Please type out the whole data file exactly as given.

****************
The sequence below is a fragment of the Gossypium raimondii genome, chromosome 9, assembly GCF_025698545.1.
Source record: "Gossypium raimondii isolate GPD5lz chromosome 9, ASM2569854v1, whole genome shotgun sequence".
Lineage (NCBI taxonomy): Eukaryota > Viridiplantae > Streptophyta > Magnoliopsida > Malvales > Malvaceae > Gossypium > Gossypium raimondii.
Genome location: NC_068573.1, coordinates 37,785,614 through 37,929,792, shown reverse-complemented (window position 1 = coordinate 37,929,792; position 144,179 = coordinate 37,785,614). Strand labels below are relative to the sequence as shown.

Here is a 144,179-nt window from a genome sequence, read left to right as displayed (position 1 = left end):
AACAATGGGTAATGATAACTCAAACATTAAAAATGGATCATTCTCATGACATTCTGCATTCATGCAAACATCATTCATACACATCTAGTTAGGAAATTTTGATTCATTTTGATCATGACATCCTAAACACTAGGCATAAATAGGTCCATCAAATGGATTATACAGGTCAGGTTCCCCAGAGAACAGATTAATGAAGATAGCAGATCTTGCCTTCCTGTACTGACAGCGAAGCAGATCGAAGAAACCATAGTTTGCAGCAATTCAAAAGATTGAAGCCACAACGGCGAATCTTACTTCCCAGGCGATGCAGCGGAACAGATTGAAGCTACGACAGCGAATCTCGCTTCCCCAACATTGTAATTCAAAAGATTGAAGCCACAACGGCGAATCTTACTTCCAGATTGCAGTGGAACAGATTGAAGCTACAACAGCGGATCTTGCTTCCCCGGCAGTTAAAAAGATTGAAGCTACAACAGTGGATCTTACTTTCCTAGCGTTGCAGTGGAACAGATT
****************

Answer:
The sequence below is a fragment of the Gossypium raimondii genome, chromosome 9, assembly GCF_025698545.1.
Source record: "Gossypium raimondii isolate GPD5lz chromosome 9, ASM2569854v1, whole genome shotgun sequence".
Lineage (NCBI taxonomy): Eukaryota > Viridiplantae > Streptophyta > Magnoliopsida > Malvales > Malvaceae > Gossypium > Gossypium raimondii.
Genome location: NC_068573.1, coordinates 37,785,614 through 37,929,792, shown reverse-complemented (window position 1 = coordinate 37,929,792; position 144,179 = coordinate 37,785,614). Strand labels below are relative to the sequence as shown.

Here is a 144,179-nt window from a genome sequence, read left to right as displayed (position 1 = left end):
AACAATGGGTAATGATAACTCAAACATTAAAAATGGATCATTCTCATGACATTCTGCATTCATGCAAACATCATTCATACACATCTAGTTAGGAAATTTTGATTCATTTTGATCATGACATCCTAAACACTAGGCATAAATAGGTCCATCAAATGGATTATACAGGTCAGGTTCCCCAGAGAACAGATTAATGAAGATAGCAGATCTTGCCTTCCTGTACTGACAGCGAAGCAGATCGAAGAAACCATAGTTTGCAGCAATTCAAAAGATTGAAGCCACAACGGCGAATCTTACTTCCCAGGCGATGCAGCGGAACAGATTGAAGCTACGACAGCGAATCTCGCTTCCCCAACATTGTAATTCAAAAGATTGAAGCCACAACGGCGAATCTTACTTCCAGATTGCAGTGGAACAGATTGAAGCTACAACAGCGGATCTTGCTTCCCCGGCAGTTAAAAAGATTGAAGCTACAACAGTGGATCTTACTTTCCTAGCGTTGCAGTGGAACAGATT